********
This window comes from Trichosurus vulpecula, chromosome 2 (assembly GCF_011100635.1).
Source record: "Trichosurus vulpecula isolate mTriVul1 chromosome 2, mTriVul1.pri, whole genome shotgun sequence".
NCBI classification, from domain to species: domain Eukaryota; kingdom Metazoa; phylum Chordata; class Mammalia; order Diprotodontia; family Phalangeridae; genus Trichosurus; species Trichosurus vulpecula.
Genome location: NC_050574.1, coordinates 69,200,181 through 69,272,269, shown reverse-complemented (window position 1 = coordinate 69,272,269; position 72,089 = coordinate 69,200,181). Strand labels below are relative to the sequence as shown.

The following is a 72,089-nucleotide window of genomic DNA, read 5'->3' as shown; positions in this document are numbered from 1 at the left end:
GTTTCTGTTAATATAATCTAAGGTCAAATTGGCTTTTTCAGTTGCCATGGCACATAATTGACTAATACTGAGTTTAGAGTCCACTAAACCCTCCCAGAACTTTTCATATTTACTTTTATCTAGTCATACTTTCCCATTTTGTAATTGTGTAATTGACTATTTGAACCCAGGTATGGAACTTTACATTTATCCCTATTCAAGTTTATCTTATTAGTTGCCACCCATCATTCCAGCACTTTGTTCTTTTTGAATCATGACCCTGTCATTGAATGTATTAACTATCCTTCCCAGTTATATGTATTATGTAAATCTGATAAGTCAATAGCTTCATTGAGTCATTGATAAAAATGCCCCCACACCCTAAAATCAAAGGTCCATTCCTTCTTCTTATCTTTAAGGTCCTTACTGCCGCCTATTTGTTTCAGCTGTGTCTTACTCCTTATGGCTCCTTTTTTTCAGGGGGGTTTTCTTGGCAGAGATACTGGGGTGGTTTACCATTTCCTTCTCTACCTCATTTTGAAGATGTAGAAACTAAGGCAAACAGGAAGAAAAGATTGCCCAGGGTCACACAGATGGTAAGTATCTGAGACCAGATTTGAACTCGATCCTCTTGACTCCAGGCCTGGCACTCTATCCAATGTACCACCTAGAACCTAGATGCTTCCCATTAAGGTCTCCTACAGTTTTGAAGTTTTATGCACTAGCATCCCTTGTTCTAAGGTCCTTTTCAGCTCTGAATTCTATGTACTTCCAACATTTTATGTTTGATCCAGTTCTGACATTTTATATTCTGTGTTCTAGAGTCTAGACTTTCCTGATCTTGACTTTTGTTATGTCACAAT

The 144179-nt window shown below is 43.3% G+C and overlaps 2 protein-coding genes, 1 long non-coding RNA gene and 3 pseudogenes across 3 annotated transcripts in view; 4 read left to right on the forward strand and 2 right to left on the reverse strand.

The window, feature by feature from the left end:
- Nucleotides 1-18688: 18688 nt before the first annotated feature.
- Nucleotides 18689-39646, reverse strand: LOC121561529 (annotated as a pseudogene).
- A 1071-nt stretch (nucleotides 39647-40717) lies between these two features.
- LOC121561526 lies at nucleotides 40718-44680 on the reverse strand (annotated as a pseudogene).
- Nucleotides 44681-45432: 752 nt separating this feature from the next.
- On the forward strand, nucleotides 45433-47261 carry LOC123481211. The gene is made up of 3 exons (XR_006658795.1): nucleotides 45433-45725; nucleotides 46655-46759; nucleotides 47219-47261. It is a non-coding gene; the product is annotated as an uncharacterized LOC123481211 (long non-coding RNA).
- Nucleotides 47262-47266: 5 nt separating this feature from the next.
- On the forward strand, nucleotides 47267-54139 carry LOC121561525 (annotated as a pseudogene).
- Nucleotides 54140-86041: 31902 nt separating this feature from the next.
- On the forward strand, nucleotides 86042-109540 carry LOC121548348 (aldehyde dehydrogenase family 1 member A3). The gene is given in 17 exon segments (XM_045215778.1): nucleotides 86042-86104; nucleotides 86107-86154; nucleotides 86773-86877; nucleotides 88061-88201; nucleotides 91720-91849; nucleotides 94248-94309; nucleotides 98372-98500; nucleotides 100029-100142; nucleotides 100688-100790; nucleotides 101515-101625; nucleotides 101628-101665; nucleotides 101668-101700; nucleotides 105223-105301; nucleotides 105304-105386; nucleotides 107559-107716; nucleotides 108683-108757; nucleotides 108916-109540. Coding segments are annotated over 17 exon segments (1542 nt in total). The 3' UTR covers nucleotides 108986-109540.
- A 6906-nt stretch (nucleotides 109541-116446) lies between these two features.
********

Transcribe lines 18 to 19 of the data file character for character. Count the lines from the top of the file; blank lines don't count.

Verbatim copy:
- On the forward strand, nucleotides 86042-109540 carry LOC121548348 (aldehyde dehydrogenase family 1 member A3). The gene is given in 17 exon segments (XM_045215778.1): nucleotides 86042-86104; nucleotides 86107-86154; nucleotides 86773-86877; nucleotides 88061-88201; nucleotides 91720-91849; nucleotides 94248-94309; nucleotides 98372-98500; nucleotides 100029-100142; nucleotides 100688-100790; nucleotides 101515-101625; nucleotides 101628-101665; nucleotides 101668-101700; nucleotides 105223-105301; nucleotides 105304-105386; nucleotides 107559-107716; nucleotides 108683-108757; nucleotides 108916-109540. Coding segments are annotated over 17 exon segments (1542 nt in total). The 3' UTR covers nucleotides 108986-109540.
- A 6906-nt stretch (nucleotides 109541-116446) lies between these two features.